As a fourteen-year-old in the early 2000s - a generally bad time for feminism - I was wearing Doc Martens to school and long-sleeved t-shirts underneath my school blouse (yes, I thought I was awesome AND original), and discovering different kinds of music. At the same time I was also subconsciously being introduced to internalised and often mandatory beauty standards, namely that if I didn’t shave my armpits, I would be seen as – and effectively would be – disgusting. So I started shaving my armpits. These two parts of my life overlapped when I became obsessed with the first Patti Smith album I owned, Horses, still a favourite, and keen for more I also purchased Easter. I remember feeling simultaneously mesmerised and a bit embarrassed by owning the album because of its cover, on which there was a picture of the artist holding her pale, lithe arms above her head, with a fascinating fuzz underneath the shoulder joint.
The Patti Smith Group released Easter in 1978, during a time that was pretty good for feminism, before things took a turn and easily available porn created a society in which brazilian waxing is expected of women and vaginal lightening a popular beauty procedure. For years, I obediently shaved my underarms, through three years in my late-teens being in a relationship, thinking if I didn’t then I’d be extremely unattractive to my boyfriend. Even when I then spent three very happy, liberating years in my early-twenties not being in a relationship, (during which time I happily learned that I’d be with no man who expected any level of beauty maintenance), I still went on armpit shaving. Even if I let the ole’ leg hair go for a week or two (standard), any stubble that attempted to claim sanctuary in my armpit would be swiftly dealt with.
Then, a few years ago, for reasons unknown (j’accuse, Nivea deodorant!) I developed terrible redness and upset, badly damaged skin on and around my underarms. It was just too painful to shave, and so for a good few weeks until it healed (and slunk back to Sure deodorant forever and ever more I’m so sorry for doubting you), I stopped shaving my underarms. When I stopped, hair grew: that’s science. Hair was growing in my armpits around the time that feminism was becoming more and more mainstream, I had just finished reading Caitlin Moran’s How To Be A Woman (2012) in which she stated that she quite liked a bit of fuzz on her underarms, and I had to admit I kind of did too. Bewilderingly, I didn’t feel disgusting or unclean at all.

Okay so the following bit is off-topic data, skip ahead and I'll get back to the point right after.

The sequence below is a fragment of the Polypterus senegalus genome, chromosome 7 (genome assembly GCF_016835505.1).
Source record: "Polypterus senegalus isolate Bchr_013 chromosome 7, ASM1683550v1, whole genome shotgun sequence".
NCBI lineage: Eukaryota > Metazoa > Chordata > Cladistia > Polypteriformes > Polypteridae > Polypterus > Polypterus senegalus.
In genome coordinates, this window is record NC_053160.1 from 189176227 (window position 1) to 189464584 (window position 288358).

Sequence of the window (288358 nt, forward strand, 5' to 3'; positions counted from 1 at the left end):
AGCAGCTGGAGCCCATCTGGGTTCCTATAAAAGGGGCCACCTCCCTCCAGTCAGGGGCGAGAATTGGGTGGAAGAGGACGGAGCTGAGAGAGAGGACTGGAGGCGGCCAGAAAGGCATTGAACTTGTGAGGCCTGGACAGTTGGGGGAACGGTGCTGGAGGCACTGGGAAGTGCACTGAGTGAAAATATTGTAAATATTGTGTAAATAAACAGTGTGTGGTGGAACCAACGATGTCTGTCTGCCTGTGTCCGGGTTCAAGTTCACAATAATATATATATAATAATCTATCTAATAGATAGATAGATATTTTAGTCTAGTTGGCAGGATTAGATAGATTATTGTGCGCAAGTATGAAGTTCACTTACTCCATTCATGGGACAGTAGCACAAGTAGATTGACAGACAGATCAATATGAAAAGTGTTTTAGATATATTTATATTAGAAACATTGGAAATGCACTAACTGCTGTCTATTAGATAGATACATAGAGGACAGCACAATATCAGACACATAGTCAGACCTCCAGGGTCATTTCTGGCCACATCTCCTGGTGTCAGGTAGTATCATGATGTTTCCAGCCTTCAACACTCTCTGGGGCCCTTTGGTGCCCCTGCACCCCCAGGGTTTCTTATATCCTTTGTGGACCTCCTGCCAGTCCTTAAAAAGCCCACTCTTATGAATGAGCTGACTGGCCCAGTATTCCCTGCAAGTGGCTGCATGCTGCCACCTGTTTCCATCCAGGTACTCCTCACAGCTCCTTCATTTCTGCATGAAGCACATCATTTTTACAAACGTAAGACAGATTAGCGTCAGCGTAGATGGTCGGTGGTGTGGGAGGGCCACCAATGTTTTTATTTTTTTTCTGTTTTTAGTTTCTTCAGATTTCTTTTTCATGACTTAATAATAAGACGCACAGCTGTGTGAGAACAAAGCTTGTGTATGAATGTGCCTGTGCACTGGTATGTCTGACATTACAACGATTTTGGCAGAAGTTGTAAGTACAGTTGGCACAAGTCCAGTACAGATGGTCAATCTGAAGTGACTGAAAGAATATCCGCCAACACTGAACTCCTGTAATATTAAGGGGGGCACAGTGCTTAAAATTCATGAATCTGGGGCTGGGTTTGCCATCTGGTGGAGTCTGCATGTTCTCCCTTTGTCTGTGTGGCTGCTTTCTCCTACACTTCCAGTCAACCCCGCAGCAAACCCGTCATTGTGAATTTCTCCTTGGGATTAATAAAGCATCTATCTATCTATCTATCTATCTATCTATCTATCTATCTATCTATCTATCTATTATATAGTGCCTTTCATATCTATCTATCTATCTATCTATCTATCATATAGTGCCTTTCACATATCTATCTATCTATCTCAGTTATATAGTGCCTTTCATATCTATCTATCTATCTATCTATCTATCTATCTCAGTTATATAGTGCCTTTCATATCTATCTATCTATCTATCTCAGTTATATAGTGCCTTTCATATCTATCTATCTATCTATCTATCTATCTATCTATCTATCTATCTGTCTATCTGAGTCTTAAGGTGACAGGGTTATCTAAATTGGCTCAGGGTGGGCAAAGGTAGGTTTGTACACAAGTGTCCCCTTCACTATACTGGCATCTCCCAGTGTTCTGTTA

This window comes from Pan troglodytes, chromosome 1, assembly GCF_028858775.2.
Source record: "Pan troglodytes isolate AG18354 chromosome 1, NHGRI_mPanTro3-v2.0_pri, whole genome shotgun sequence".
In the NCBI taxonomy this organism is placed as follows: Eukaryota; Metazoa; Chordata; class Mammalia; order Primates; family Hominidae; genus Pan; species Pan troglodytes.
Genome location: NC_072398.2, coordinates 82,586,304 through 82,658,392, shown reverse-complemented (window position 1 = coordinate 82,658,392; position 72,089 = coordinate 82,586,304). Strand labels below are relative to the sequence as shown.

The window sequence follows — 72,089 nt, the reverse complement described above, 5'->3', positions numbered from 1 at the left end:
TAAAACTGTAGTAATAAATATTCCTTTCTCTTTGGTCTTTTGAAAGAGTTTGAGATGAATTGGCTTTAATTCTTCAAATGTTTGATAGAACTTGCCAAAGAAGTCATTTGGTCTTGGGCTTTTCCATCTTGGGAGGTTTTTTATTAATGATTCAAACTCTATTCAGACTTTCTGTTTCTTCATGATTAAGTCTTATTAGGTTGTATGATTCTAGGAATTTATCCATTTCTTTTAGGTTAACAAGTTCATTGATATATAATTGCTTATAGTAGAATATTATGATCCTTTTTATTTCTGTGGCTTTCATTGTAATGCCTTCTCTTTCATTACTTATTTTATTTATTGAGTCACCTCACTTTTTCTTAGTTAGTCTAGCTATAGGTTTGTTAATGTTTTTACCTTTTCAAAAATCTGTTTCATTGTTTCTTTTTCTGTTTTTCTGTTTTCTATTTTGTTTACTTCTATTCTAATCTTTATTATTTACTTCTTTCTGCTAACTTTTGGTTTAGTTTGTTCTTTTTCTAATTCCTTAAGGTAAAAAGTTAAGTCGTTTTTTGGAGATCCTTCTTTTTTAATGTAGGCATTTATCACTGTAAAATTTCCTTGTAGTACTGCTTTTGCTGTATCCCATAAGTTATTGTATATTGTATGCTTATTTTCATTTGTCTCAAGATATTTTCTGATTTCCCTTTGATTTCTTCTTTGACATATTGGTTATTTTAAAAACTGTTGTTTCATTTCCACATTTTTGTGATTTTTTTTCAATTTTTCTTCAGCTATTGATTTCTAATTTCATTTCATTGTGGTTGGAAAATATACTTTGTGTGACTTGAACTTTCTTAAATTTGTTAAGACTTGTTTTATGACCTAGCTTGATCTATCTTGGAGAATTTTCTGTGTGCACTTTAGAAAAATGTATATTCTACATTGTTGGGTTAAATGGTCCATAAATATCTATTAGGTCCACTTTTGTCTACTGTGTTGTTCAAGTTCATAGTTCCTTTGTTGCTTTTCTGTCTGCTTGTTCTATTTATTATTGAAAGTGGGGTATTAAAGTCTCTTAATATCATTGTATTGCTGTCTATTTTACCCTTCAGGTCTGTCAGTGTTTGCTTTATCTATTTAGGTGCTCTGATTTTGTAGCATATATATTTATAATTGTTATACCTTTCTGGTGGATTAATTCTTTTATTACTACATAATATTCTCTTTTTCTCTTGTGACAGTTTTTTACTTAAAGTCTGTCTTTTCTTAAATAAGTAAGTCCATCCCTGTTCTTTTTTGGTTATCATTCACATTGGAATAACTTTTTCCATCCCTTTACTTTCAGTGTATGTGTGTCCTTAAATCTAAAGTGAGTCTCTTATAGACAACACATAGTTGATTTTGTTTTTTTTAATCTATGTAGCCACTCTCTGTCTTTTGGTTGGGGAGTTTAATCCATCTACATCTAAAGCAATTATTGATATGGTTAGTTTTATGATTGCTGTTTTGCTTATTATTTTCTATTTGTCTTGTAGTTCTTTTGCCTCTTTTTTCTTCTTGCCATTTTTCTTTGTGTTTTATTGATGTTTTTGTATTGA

Small child: Why do you have hair under your arms?
Me: Because when girls and boys grow up into women and men they grow hair under their arms.
Small child: My mum doesn’t have hair under her arms.
Me: She shaves it off.
Small child: She doesn’t.
Me: She does. Ask her.
Small child: Mum, do you?
Mother of small child: Yes.
Small child: Why?
Exactly, small child. Exactly.
I love the above bit of hypothetical dialogue, taken from a Guardian article from 2012 by Emer O’Toole entitled “Ladies: Why You Should Stop Shaving”, which also appeared on The Vagenda. When you think about it, really think about it, the mandatory nature of shaving underarms is (like many beauty standards to which people, especially women, are held) is a really, intrinsically strange thing to suggest that women have to do. It’s like when you really think about Brazillian waxing being a necessity to snag a man, or woe betide an eyebrow hair should crop up betwixt monthly threadings. IT’S JUST HAIR. I remember the inverted stigma when it became a thing a while back for some men to shave their armpits and legs, and whether it was sexy or too feminine, to which I reiterate: IT’S JUST HAIR. But at least men’s plight for underarm freedom has reached a relative “each to their own” level, and trust me chaps I’m happy for you, but long for similar female pit rights. But there’s no denying that men’s underarms do not carry the same symbolism, the same political weight, as a woman’s pubic follicles.